There Appear to Be 4 Explanations for Sam Nunberg's Meltdown

Here's the latest on the former Trump aide who is testing Robert Mueller.

MAR 6, 2018

Like any reality show, the main requirement to get on So You Think You Can President is being a brash character who can stir up some messy drama. There is, of course, the president himself, who is not just the subject of nearly every news story, but a kind of drumbeat in our collective consciousness. Trump is always there, whether it's a story about Capitol Hill or the Oscars or the NFL. His current and former aides, from The Mooch to Omarosa, are like lesser deities in this respect: They are capable of single-handedly generating a headline avalanche and staying in the news cycle for a day or so through the sheer audacity of their behavior.

A relatively new subgenre, though, is Possibly Incriminating Yourself in the Russia Probe Live on Cable News. It was pioneered by Carter Page, the inexplicable former foreign policy adviser to the Trump campaign who has since been dragged deep into the Russia probe. (For one thing, Russian intelligence agents long tried to recruit Page, whom they also considered an "idiot.") On Monday, we were treated to a breakout performance from Sam Nunberg, an early Trump adviser who was defenestrated from the campaign after some racist Facebook posts emerged under his name.

Nunberg announced Monday that he'd been subpoenaed by Special Counsel Robert Mueller, who requested he provide email communications with a number of Trump aides dating back to November 1, 2015, and appear before a grand jury this Friday. In an astounding media blitz encompassing two newspapers, five appearances on three TV networks, and a call with a wire service, Nunberg announced he would defy the subpoena—and then, later, that he might not. All the while, he was spilling secrets about his meetings with Mueller's team, his time on the campaign and relationships with other staffers, plus his own hunches about whether Mueller has something on the president.

Nunberg kicked things off with an interview in The Washington Post, where he first made public that it was he who'd received the subpoena, and that he'd refuse to comply.

Then, suddenly, he was on MSNBC declaring that the special counsel's request that he hoover up some emails was just too onerous to be considered:

They wanted every email I had with Roger Stone and Steve Bannon. Why should I hand them emails from November 1, 2015? I was thinking about this today, Katy, I was preparing it. Should I spend 50 hours going over all my emails with Roger and with Steve Bannon?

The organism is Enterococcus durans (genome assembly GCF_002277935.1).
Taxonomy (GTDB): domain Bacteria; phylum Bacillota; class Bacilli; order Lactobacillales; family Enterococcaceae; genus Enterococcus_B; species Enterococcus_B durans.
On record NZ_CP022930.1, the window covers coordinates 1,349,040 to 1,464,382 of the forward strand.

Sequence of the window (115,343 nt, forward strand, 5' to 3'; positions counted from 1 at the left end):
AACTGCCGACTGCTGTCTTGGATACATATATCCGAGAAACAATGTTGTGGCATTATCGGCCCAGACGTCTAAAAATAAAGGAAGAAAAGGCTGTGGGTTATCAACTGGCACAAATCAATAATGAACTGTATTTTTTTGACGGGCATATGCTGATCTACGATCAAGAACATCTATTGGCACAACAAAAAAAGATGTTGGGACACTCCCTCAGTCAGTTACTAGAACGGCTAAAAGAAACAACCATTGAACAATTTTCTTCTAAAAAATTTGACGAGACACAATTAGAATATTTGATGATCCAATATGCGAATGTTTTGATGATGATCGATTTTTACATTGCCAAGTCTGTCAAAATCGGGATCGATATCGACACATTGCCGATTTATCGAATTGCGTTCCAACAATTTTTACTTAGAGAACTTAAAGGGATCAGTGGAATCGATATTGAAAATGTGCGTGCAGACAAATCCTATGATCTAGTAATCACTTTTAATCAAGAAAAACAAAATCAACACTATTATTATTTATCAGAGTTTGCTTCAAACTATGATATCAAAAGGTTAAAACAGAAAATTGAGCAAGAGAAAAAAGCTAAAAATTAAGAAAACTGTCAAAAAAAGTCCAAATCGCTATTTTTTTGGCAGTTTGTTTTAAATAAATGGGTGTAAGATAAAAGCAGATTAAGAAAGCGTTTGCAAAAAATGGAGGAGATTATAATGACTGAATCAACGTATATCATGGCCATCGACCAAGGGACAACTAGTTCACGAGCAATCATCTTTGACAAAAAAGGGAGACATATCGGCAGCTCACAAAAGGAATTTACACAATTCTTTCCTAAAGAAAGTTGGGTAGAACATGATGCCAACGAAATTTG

The easiest answer is: Yes, because a federal prosecutor wielding the full power of the Department of Justice told you to.
At various points, Nunberg characterized the task as requiring 30, 50, or 80 hours. But he almost always mentioned his communications with two people in particular: Roger Stone and Steve Bannon. Nunberg implied these were the people on Mueller's list he communicated with the most, partly because he has openly feuded with many of the others—particularly Corey Lewandowski, whom he at one point suggested "colluded" with Hope Hicks to get him fired from the campaign. But he also continually signaled his intent to protect Stone, whom he characterized at one point as something like a "surrogate father."

"Roger is my mentor," Nunberg told Katy Tur. "Roger is like family me to me. I'm not going to do it."
Nunberg trotted out lines like this countless times. The only real result was to make it look like Stone was a man in need of protection, perhaps because of alleged communications, which Nunberg repeatedly referenced, between Stone and Wikileaks (and possibly its founder, Julian Assange). Stone's secret messages with the publisher, which helped make public thousands of Democratic National Committee emails during the election, were aired out by The Atlantic last week. Stone repeatedly claimed to know of forthcoming email dumps during the campaign, but now says he did not have advance knowledge of Wikileaks' planning.

Robert Mueller is reportedly probing whether Donald Trump himself had advance knowledge of the emails' publication, which could point to collusion.



Sam Nunberg: "Carter Page was colluding with the Russians."
1:35 PM - Mar 5, 2018

On that point, and well beyond the immediate issue of whether or not he'd cooperate, Nunberg launched into various diatribes about whether the president and his associates were guilty, as well as what they knew and when. Early on, he characterized the investigation as a "witch hunt":

Here, when I get a subpoena like this—Roger is right. It's a witch hunt. I mean Mr. Trump's right—it's a witch hunt.

But at other points, he suggested he believed Trump may be guilty—of something.

I think that he may have done something during the election. But I don't know that for sure.

And again:

I spoke to Steve Bannon for the first time last week after I went in there. I spoke to him and Steve and I were discussing how we both feel, like I'm telling you, that Trump may have done something during the election. I don't know what it is. I could be wrong, by the way.

And again:

The way [Mueller's team] asked questions about anything I heard after I was fired from the campaign to the general election, to even November 1—it insinuated to me that [Trump] may have done something. And he may very well have.

That doesn't sound like a witch hunt at all. It sounds like the witch hunt began when Nunberg was dragged into it—or when Stone was.

TheBeat w/Ari Melber


.@NunbergSam says that he won't comply with Mueller's subpoena because Mueller's team is "trying to set up a perjury case against Roger Stone." #TheBeat
3:07 PM - Mar 5, 2018